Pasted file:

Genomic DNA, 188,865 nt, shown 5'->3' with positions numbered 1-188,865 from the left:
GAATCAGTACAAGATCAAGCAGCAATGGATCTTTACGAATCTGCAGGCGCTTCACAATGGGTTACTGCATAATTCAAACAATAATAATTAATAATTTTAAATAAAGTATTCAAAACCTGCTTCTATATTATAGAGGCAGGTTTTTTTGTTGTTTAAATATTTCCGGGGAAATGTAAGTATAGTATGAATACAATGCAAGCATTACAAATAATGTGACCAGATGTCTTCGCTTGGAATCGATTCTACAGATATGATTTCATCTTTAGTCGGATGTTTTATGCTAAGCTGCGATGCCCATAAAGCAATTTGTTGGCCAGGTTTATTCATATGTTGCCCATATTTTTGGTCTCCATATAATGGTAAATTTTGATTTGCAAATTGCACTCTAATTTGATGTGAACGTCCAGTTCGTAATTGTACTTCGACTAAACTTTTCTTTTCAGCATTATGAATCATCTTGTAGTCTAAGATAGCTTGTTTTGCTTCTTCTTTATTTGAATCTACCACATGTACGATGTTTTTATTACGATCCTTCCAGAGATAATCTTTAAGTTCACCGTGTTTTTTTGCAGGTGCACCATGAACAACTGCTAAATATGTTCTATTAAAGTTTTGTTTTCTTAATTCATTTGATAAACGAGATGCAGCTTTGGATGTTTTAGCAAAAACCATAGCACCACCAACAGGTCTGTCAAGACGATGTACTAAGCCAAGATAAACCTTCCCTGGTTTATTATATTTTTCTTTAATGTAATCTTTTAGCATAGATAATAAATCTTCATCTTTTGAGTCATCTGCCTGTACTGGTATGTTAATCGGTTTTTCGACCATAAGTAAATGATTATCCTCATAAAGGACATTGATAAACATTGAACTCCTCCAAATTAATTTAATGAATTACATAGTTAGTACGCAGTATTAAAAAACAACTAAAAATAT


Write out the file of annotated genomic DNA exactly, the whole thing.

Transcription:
Genomic DNA, 188,865 nt, shown 5'->3' with positions numbered 1-188,865 from the left:
GAATCAGTACAAGATCAAGCAGCAATGGATCTTTACGAATCTGCAGGCGCTTCACAATGGGTTACTGCATAATTCAAACAATAATAATTAATAATTTTAAATAAAGTATTCAAAACCTGCTTCTATATTATAGAGGCAGGTTTTTTTGTTGTTTAAATATTTCCGGGGAAATGTAAGTATAGTATGAATACAATGCAAGCATTACAAATAATGTGACCAGATGTCTTCGCTTGGAATCGATTCTACAGATATGATTTCATCTTTAGTCGGATGTTTTATGCTAAGCTGCGATGCCCATAAAGCAATTTGTTGGCCAGGTTTATTCATATGTTGCCCATATTTTTGGTCTCCATATAATGGTAAATTTTGATTTGCAAATTGCACTCTAATTTGATGTGAACGTCCAGTTCGTAATTGTACTTCGACTAAACTTTTCTTTTCAGCATTATGAATCATCTTGTAGTCTAAGATAGCTTGTTTTGCTTCTTCTTTATTTGAATCTACCACATGTACGATGTTTTTATTACGATCCTTCCAGAGATAATCTTTAAGTTCACCGTGTTTTTTTGCAGGTGCACCATGAACAACTGCTAAATATGTTCTATTAAAGTTTTGTTTTCTTAATTCATTTGATAAACGAGATGCAGCTTTGGATGTTTTAGCAAAAACCATAGCACCACCAACAGGTCTGTCAAGACGATGTACTAAGCCAAGATAAACCTTCCCTGGTTTATTATATTTTTCTTTAATGTAATCTTTTAGCATAGATAATAAATCTTCATCTTTTGAGTCATCTGCCTGTACTGGTATGTTAATCGGTTTTTCGACCATAAGTAAATGATTATCCTCATAAAGGACATTGATAAACATTGAACTCCTCCAAATTAATTTAATGAATTACATAGTTAGTACGCAGTATTAAAAAACAACTAAAAATAT